An antibody (Ab), also known as an immunoglobulin (Ig), is a large, Y-shaped protein produced mainly by plasma cells that is used by the immune system to identify and neutralize pathogens such as bacteria and viruses. The antibody recognizes a unique molecule of the harmful agent, called an antigen, via the Fab's variable region. Each tip of the "Y" of an antibody contains a paratope (analogous to a lock) that is specific for one particular epitope (similarly analogous to a key) on an antigen, allowing these two structures to bind together with precision. Using this binding mechanism, an antibody can tag a microbe or an infected cell for attack by other parts of the immune system, or can neutralize its target directly (for example, by blocking a part of a microbe that is essential for its invasion and survival). Depending on the antigen, the binding may impede the biological process...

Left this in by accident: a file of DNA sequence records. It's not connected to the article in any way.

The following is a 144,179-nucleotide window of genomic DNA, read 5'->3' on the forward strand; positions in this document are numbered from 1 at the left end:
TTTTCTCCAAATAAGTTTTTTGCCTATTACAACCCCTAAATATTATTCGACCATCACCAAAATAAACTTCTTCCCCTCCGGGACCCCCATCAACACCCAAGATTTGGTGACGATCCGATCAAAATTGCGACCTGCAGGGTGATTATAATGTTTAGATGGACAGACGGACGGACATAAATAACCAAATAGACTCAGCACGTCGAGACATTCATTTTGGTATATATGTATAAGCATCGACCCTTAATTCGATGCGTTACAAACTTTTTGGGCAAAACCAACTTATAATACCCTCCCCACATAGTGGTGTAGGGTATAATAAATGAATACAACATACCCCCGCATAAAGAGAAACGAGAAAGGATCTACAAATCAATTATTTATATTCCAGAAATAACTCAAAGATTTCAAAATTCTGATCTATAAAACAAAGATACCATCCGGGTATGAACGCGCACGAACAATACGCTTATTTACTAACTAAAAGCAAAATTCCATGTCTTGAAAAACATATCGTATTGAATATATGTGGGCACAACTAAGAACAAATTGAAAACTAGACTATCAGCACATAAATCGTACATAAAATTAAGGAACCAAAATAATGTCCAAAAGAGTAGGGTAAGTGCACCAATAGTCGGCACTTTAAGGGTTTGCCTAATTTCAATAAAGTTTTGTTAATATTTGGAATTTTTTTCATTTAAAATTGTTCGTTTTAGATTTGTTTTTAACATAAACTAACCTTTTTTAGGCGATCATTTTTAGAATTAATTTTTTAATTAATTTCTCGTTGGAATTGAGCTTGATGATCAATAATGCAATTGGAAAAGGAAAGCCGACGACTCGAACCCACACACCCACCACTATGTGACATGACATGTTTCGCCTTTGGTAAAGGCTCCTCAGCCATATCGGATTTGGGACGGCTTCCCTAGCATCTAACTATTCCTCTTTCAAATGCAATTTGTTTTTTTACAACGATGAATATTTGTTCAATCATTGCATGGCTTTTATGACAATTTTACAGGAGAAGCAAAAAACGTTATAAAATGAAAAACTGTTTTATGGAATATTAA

Source: Wikimedia Commons
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